The animals imply that Mats must have had access to land not only for grazing, but also for haymaking (a fact which is confirmed by his scythe). Due to the cold winters, animals in Sweden would have to be kept indoors for a large part of the year, and the amount of fodder needed to feed the seven animals would have been substantial. The size or number of buildings that made up Mats’ home thus probably exceeded what would perhaps commonly be assumed by the word ‘cottage’.
We already found that there is no evidence that Mats practiced arable farming: he owned no ard nor even a spade to sow a small field. (Although he might have owned a wooden spade without an iron rim, as that could have been left out of the inventory. As such a spade would break often, it would however have made it incredibly laborious to dig anything larger than a small garden plot.) Yet, Mats must have had access to corn, not only as that would have been the main caloric intake of any premodern Swede, but also because he evidently owned a beer-brewing through. So, what did he do in order to acquire corn?
One possibility would be to sell surplus fish, or other things that Mats could produce on his own (such as possibly fishing nets). However, some of his belongings also indicate that he performed day or week labour. The scythe could have been used not only for making hay for his own animals, but also when Mats worked for his landed neighbours during the peak harvest season. Further, his three iron tools were all made for some form of wood or timber construction, although we cannot know if it was mainly for building houses or boats (or both). By selling produce and working as a day labourer in agriculture and in building, he would have been able to earn money wages that he could then use to buy corn, iron tools, his bedding, and some of his animals, as well as possibly gathering money for tax payments. (Cottagers in other parts of Sweden regularly paid money taxes during the 1550s, but we do not know if that was the case also on the island where Mats lived.)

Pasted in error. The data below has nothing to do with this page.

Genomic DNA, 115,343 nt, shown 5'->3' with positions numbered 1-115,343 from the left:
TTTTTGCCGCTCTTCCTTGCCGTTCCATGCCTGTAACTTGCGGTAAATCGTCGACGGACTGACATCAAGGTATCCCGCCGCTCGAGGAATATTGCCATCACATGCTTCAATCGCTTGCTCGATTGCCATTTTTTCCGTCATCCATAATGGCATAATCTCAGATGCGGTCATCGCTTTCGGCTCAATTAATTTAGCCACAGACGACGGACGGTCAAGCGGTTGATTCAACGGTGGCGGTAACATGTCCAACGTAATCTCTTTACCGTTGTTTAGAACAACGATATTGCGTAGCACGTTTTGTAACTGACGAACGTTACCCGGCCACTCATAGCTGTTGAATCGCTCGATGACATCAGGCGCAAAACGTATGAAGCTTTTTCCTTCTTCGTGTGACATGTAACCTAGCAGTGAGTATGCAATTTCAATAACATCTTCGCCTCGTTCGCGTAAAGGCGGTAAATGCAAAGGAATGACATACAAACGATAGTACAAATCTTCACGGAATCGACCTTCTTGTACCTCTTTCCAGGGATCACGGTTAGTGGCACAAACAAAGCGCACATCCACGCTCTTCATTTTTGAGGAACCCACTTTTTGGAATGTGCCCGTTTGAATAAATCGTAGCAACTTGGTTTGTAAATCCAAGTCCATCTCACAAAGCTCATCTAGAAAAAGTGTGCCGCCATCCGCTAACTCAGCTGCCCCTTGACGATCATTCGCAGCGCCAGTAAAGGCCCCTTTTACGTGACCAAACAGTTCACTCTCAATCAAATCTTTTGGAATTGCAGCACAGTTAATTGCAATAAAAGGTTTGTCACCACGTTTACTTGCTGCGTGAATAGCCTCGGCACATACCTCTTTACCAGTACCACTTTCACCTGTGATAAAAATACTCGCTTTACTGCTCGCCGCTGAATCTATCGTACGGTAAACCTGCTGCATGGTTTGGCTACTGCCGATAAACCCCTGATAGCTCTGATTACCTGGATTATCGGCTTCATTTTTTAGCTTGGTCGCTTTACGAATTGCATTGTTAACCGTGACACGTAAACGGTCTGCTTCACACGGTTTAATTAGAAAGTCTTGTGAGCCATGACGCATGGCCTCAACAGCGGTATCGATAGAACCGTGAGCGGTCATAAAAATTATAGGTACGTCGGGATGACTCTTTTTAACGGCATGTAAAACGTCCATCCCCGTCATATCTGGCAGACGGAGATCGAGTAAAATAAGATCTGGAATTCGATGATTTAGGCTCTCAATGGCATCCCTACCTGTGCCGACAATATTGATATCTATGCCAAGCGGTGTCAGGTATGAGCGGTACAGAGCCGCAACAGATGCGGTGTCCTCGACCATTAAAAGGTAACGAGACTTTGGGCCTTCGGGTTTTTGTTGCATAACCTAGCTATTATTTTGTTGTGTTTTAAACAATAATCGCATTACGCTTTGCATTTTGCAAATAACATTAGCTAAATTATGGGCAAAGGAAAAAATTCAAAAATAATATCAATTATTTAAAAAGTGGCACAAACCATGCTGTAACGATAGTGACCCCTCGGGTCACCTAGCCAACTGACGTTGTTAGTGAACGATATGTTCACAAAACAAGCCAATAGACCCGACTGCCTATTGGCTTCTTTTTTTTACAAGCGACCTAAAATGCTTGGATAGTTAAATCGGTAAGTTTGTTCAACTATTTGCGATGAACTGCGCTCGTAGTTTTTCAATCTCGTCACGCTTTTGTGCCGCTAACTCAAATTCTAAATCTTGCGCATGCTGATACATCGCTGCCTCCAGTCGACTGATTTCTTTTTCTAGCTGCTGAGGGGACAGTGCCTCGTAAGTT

To sum up: When renting his cottage, Mats secured rights to grazing, fishing, and haymaking, although we do not know at what cost this came. We further know that he engaged in paid labour, probably in building and harvest work, although we do not know where (on the mainland or in the hamlets on the island) or on what conditions. Through the short inventory list that documented Mats’ possessions, we can thus find out a lot about how a cottager in sixteenth-century Sweden made a living. Yet, many important questions will forever remain unanswered.
Martin Andersson is a researcher at the Division of Agrarian History at the Swedish University of Agricultural Sciences in Uppsala, Sweden, and a visiting scholar at the Cambridge Group for the History of Population and Social Structure at the University of Cambridge, UK. His research deals with economic, demographic and social aspects regarding servants and other groups of rural working poor in medieval and early modern Sweden.